Voice Recognition Technology vs. Graphic User Interface
Voice recognition technology, such as Siri and Alexa, are growing in popularity, leading many web design experts to wonder what voice could potentially do to the way users interface with voice user interface design. It comes with a caveat – will it overtake graphical user interface? With so many on-screen elements currently designed around text input, many wonder how much needs to change and how soon that change needs to take place. Voice user interface design has not yet displaced graphical user interface, but the answer to the question of whether one will overtake the other remains to be seen.
Will Voice Recognition Technology Overtake the Graphical User Interface?
While Alexa and Siri are fresh innovations, voice recognition technology has been around for a long time. Before the original “Star Trek” episodes featured the talking computer, Bell Laboratories invented Audrey in 1952. Audrey only understood digits when they were spoken by one voice at a time, but it’s the beginning of the modern voice technology.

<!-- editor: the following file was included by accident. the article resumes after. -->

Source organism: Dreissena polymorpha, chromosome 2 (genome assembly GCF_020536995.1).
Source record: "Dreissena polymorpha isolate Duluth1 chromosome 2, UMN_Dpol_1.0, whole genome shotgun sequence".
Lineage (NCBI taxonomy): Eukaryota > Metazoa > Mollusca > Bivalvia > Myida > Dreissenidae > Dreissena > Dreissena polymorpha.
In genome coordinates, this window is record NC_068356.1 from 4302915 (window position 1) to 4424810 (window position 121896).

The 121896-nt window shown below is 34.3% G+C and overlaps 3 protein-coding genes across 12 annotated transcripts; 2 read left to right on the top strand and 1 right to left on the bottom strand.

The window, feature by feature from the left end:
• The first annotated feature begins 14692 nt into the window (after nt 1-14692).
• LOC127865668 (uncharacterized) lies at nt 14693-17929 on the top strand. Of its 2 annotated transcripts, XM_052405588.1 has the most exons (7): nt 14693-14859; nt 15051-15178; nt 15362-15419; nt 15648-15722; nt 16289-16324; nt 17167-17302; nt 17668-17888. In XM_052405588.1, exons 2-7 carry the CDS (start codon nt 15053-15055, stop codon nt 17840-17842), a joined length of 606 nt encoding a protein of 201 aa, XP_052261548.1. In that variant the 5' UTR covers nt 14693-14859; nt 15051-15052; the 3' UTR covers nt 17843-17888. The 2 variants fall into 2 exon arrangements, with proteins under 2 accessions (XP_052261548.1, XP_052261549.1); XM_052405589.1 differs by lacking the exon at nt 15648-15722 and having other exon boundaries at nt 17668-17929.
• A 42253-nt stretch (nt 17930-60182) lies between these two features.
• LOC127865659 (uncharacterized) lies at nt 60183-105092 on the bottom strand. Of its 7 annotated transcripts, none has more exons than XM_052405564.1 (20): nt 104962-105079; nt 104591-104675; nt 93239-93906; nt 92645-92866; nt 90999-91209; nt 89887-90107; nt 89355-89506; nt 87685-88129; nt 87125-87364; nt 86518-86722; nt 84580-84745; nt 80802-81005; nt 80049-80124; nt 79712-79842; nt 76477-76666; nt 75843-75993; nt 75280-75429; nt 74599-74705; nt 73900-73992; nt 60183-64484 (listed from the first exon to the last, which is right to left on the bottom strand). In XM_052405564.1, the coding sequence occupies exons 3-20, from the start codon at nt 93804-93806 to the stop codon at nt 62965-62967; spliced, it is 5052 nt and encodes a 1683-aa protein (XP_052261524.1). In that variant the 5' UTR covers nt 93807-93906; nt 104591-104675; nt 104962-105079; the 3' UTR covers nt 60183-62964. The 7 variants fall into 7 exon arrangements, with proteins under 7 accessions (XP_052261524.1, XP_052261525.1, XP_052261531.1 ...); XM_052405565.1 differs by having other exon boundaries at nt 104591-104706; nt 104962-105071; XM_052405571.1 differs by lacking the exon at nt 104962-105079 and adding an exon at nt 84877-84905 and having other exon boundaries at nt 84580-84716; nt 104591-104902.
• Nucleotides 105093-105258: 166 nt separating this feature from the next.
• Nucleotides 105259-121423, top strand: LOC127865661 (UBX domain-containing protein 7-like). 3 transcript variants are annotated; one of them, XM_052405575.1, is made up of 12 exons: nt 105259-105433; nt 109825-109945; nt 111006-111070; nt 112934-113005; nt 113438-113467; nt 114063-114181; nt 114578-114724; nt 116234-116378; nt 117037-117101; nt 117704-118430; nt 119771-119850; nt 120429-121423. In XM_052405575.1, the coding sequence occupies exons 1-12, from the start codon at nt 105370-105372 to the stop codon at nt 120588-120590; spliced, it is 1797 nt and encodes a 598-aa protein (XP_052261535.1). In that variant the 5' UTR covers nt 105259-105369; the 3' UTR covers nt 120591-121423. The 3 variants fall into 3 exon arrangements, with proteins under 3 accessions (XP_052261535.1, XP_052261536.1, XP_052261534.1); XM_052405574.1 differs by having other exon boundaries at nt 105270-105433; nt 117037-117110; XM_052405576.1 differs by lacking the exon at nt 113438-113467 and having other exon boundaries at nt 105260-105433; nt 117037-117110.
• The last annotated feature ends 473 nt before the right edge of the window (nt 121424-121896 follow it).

Not long after, IBM debuted the Shoebox, a machine that could understand 16 English words. Inventors around the globe worked to develop and refine hardware that turned speech processing and voice technology into meaningful data, gradually developing systems that understood more vowels and consonants, eventually shaping them into words.
During the 1970s, funding from the U.S. Department of Defense led to the development of Harpy, a system that understood 1,011 words and used beam search to find sentence possibilities. New approaches in the 1980s led to systems that could predict words based on probability and established speech patterns.